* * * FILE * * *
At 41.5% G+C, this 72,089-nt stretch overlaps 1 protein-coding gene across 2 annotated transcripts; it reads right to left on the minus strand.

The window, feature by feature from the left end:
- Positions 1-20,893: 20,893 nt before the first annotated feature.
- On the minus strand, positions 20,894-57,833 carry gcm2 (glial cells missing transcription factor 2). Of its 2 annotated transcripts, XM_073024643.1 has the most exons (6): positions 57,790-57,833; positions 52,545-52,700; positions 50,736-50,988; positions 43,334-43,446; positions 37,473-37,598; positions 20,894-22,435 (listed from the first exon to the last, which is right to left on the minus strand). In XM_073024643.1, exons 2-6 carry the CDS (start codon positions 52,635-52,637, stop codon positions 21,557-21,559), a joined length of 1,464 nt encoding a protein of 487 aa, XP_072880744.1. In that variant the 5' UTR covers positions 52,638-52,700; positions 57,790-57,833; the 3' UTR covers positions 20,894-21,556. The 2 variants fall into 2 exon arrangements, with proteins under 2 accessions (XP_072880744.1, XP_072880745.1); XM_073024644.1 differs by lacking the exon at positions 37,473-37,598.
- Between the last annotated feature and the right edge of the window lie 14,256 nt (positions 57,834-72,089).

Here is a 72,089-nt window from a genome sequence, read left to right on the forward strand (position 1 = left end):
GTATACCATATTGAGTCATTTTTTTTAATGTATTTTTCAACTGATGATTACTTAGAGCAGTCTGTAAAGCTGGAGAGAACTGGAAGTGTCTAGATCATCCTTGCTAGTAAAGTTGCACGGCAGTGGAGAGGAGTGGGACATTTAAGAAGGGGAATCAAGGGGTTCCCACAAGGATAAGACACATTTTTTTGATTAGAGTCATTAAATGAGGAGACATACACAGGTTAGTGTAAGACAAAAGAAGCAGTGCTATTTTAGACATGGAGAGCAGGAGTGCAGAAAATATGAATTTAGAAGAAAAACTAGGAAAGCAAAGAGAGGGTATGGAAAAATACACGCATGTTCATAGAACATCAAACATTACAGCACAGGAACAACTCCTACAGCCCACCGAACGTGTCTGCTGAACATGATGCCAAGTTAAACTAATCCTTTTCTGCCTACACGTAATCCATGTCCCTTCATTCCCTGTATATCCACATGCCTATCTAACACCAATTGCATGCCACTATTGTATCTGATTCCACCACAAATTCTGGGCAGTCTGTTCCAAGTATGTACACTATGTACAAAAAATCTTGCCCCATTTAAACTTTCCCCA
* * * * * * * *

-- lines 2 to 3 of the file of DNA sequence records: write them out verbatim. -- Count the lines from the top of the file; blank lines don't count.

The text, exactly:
The window, feature by feature from the left end:
- Positions 1-20,893: 20,893 nt before the first annotated feature.